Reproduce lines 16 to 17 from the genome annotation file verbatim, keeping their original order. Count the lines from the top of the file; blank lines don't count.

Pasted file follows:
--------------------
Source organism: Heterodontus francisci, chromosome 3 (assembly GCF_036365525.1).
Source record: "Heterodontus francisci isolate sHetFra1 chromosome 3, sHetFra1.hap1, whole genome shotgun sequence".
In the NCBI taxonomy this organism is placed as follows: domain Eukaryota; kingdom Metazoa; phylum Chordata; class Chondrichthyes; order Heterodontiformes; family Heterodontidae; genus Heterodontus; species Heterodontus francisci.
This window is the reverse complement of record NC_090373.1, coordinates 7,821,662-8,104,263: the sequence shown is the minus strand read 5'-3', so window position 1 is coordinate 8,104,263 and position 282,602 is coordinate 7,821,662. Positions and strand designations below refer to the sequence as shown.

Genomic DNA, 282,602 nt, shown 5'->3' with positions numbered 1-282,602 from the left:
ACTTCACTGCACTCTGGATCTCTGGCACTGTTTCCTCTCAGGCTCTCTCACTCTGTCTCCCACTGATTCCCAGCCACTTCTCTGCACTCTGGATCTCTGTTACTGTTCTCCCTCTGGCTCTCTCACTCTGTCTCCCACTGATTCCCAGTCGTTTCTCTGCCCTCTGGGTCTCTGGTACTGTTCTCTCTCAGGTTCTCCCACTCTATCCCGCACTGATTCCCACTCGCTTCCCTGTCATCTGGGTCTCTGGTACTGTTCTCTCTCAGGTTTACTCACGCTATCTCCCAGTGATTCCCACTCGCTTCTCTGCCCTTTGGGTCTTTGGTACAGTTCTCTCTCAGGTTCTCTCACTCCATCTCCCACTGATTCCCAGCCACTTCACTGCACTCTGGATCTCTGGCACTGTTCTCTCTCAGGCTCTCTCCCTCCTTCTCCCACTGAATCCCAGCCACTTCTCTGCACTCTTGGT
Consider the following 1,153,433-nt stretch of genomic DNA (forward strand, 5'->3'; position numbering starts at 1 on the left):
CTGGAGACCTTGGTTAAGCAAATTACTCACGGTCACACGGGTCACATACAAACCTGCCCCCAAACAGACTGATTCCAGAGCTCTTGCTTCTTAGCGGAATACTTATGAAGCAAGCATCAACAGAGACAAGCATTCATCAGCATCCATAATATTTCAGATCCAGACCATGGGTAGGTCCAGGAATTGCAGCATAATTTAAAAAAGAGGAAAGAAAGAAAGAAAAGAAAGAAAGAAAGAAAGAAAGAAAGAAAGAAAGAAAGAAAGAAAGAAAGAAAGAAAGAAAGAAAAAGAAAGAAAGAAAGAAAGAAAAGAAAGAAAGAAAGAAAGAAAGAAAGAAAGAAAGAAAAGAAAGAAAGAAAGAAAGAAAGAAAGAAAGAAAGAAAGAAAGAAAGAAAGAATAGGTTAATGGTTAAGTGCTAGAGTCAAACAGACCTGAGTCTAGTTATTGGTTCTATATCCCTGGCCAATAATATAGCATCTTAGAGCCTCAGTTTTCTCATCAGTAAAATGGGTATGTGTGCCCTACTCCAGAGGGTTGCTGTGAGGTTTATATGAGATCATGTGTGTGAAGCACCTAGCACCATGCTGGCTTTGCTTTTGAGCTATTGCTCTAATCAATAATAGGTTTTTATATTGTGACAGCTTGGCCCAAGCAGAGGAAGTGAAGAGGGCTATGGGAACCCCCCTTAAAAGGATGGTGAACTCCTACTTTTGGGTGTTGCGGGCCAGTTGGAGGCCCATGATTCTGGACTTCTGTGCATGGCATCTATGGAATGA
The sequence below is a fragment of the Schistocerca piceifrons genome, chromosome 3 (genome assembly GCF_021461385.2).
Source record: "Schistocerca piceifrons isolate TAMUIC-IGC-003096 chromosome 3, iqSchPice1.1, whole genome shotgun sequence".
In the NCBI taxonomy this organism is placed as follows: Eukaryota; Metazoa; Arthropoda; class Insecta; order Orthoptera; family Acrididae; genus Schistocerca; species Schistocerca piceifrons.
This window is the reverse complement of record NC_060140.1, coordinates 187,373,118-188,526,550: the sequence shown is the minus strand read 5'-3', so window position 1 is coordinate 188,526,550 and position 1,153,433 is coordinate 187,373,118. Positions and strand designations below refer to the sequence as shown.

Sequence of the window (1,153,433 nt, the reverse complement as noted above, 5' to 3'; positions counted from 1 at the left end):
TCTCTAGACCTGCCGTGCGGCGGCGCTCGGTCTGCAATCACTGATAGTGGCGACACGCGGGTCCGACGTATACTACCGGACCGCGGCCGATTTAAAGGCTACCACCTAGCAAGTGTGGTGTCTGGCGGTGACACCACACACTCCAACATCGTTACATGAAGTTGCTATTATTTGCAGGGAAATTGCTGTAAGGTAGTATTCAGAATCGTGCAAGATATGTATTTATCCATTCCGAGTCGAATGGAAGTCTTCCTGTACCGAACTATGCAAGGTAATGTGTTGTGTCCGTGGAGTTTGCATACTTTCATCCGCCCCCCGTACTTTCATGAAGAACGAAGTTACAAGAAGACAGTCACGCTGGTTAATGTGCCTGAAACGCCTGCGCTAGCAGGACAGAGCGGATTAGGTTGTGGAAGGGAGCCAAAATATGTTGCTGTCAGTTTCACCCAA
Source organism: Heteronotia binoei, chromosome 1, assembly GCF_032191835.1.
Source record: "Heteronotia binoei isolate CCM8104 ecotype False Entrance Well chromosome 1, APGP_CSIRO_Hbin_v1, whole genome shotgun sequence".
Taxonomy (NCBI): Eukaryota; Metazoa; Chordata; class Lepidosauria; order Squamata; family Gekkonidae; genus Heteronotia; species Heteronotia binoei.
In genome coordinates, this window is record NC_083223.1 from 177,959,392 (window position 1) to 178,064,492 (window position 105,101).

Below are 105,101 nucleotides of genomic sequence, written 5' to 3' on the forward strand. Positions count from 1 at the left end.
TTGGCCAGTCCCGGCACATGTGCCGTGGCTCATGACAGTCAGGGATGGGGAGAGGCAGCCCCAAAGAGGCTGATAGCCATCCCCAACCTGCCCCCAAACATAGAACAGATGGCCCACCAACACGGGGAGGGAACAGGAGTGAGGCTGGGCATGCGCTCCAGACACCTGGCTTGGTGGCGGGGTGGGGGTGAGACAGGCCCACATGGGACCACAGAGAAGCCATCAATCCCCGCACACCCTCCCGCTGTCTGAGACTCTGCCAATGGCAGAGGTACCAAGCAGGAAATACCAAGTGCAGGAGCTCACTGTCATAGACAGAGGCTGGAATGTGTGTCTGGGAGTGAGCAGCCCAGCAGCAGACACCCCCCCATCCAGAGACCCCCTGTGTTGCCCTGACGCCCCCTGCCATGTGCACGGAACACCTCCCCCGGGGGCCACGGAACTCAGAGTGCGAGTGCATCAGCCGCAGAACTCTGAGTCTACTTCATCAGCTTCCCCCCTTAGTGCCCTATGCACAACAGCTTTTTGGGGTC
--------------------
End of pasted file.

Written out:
Source record: "Heteronotia binoei isolate CCM8104 ecotype False Entrance Well chromosome 1, APGP_CSIRO_Hbin_v1, whole genome shotgun sequence".
Taxonomy (NCBI): Eukaryota; Metazoa; Chordata; class Lepidosauria; order Squamata; family Gekkonidae; genus Heteronotia; species Heteronotia binoei.